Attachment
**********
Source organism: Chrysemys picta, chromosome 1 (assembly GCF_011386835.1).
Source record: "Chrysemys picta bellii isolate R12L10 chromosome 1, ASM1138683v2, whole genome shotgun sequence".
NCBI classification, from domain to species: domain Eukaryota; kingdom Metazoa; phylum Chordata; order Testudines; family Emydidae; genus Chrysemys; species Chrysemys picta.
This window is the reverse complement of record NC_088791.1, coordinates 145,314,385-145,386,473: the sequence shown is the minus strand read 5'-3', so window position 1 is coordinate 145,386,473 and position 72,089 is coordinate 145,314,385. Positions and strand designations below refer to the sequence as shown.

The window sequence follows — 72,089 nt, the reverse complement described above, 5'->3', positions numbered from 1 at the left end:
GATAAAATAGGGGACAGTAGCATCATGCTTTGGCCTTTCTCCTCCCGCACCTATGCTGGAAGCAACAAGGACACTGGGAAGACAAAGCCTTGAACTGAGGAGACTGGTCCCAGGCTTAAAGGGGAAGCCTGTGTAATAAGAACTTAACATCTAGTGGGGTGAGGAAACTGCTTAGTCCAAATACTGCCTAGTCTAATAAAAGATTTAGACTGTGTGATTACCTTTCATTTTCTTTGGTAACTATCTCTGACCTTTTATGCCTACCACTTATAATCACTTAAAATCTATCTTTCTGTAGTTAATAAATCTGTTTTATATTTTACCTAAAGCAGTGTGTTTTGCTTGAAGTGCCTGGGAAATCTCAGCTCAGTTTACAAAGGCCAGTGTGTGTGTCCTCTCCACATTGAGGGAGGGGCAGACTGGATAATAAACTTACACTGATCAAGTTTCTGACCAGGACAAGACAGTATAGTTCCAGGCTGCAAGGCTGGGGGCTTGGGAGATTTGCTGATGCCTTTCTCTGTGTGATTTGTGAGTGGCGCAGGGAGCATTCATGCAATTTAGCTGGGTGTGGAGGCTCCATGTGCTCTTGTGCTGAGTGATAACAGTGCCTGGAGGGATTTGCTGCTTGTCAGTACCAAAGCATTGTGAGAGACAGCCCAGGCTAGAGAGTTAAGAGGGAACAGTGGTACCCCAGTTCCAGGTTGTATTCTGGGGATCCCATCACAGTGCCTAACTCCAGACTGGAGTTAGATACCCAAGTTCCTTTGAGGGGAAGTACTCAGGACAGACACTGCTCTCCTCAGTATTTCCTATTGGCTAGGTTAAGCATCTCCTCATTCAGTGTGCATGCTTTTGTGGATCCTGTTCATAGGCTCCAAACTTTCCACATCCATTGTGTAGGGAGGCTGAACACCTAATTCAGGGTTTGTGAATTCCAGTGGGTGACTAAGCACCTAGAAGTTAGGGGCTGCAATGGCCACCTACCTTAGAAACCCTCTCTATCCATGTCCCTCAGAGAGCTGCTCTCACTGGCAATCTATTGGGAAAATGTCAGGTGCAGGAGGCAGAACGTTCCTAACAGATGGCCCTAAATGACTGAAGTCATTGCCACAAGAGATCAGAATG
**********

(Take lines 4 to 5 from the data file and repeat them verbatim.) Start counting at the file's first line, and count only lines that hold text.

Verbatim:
This window is the reverse complement of record NC_088791.1, coordinates 145,314,385-145,386,473: the sequence shown is the minus strand read 5'-3', so window position 1 is coordinate 145,386,473 and position 72,089 is coordinate 145,314,385. Positions and strand designations below refer to the sequence as shown.

The window sequence follows — 72,089 nt, the reverse complement described above, 5'->3', positions numbered from 1 at the left end: